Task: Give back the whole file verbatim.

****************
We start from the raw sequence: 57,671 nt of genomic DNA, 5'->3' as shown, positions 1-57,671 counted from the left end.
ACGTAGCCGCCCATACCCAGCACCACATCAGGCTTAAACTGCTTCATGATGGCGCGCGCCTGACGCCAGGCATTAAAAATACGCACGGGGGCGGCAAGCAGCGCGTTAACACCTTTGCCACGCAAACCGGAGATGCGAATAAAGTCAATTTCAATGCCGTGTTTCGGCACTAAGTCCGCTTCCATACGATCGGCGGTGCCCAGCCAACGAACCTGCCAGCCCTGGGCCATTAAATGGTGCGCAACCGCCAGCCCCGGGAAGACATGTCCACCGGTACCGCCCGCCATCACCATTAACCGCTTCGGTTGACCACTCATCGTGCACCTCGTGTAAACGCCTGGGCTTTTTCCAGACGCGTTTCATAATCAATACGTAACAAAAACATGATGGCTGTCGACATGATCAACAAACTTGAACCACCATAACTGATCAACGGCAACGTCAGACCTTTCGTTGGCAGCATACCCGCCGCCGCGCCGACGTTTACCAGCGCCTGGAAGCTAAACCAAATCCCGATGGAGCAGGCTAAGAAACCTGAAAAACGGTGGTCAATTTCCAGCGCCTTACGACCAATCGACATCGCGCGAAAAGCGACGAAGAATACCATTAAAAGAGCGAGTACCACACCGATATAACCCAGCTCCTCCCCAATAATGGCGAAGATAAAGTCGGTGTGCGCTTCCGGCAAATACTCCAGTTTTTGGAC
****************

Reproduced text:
We start from the raw sequence: 57,671 nt of genomic DNA, 5'->3' as shown, positions 1-57,671 counted from the left end.
ACGTAGCCGCCCATACCCAGCACCACATCAGGCTTAAACTGCTTCATGATGGCGCGCGCCTGACGCCAGGCATTAAAAATACGCACGGGGGCGGCAAGCAGCGCGTTAACACCTTTGCCACGCAAACCGGAGATGCGAATAAAGTCAATTTCAATGCCGTGTTTCGGCACTAAGTCCGCTTCCATACGATCGGCGGTGCCCAGCCAACGAACCTGCCAGCCCTGGGCCATTAAATGGTGCGCAACCGCCAGCCCCGGGAAGACATGTCCACCGGTACCGCCCGCCATCACCATTAACCGCTTCGGTTGACCACTCATCGTGCACCTCGTGTAAACGCCTGGGCTTTTTCCAGACGCGTTTCATAATCAATACGTAACAAAAACATGATGGCTGTCGACATGATCAACAAACTTGAACCACCATAACTGATCAACGGCAACGTCAGACCTTTCGTTGGCAGCATACCCGCCGCCGCGCCGACGTTTACCAGCGCCTGGAAGCTAAACCAAATCCCGATGGAGCAGGCTAAGAAACCTGAAAAACGGTGGTCAATTTCCAGCGCCTTACGACCAATCGACATCGCGCGAAAAGCGACGAAGAATACCATTAAAAGAGCGAGTACCACACCGATATAACCCAGCTCCTCCCCAATAATGGCGAAGATAAAGTCGGTGTGCGCTTCCGGCAAATACTCCAGTTTTTGGAC